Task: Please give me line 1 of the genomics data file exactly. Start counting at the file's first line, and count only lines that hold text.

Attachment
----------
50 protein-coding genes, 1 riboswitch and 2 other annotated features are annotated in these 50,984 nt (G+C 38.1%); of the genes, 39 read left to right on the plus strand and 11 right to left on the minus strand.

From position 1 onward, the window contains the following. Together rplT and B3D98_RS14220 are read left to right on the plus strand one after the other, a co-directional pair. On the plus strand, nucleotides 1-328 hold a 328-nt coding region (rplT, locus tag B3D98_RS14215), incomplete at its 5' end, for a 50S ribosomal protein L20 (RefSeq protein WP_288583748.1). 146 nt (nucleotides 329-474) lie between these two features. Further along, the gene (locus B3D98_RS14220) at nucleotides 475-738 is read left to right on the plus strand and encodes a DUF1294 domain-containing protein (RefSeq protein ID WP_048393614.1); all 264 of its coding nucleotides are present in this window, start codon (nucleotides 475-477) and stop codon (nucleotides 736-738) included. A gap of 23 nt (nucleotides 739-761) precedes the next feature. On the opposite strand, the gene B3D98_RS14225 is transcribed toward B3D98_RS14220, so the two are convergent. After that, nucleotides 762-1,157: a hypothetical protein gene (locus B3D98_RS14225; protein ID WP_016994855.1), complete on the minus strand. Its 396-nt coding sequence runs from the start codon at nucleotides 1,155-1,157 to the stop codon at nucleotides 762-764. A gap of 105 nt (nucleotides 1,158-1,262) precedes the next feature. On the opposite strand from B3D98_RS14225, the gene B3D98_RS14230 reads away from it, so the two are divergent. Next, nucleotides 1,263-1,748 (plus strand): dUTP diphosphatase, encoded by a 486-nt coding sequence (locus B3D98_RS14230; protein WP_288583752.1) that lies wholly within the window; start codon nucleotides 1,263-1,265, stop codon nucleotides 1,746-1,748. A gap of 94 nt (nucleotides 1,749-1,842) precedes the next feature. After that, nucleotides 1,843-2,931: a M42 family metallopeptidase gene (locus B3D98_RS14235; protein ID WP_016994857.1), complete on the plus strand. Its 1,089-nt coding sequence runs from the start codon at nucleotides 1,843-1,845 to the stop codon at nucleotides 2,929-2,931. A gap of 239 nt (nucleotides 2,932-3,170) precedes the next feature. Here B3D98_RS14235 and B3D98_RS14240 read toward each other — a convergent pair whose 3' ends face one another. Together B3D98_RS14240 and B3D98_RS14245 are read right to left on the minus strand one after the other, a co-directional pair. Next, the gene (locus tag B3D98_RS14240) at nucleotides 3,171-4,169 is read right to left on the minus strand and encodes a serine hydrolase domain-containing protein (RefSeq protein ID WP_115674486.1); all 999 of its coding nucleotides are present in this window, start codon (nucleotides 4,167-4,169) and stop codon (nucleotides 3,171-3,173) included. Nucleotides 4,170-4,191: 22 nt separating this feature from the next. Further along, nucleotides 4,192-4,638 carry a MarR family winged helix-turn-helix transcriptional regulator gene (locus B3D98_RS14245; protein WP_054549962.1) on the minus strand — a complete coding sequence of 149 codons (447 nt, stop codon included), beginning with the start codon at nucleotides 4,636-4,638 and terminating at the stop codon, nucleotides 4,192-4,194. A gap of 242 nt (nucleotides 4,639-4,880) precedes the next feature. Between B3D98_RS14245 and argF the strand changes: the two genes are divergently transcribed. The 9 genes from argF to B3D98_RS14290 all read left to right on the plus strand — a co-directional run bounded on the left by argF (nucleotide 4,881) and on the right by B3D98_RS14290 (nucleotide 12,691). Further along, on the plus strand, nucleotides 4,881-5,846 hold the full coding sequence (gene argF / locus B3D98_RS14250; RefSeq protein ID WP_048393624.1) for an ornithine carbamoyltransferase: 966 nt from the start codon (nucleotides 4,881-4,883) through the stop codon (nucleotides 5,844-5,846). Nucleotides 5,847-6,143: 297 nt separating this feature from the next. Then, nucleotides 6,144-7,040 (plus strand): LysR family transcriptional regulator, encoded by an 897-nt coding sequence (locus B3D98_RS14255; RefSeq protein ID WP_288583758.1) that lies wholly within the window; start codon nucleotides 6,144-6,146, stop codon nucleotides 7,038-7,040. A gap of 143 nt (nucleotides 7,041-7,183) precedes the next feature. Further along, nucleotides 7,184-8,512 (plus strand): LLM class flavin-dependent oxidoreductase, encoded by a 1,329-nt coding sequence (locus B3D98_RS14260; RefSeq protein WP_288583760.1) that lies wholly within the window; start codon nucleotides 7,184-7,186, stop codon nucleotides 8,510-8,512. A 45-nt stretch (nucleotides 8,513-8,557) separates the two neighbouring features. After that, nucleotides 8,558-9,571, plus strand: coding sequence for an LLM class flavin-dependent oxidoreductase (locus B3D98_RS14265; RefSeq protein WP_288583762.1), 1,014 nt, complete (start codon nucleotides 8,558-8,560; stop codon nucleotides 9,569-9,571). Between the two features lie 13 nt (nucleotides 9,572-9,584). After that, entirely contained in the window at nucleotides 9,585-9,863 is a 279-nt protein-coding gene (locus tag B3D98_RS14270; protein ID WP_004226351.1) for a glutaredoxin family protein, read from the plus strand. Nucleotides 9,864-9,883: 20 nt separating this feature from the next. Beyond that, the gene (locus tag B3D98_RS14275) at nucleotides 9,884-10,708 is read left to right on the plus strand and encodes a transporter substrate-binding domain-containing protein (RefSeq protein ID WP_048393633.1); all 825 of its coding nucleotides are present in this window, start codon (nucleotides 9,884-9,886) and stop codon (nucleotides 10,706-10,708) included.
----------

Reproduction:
50 protein-coding genes, 1 riboswitch and 2 other annotated features are annotated in these 50,984 nt (G+C 38.1%); of the genes, 39 read left to right on the plus strand and 11 right to left on the minus strand.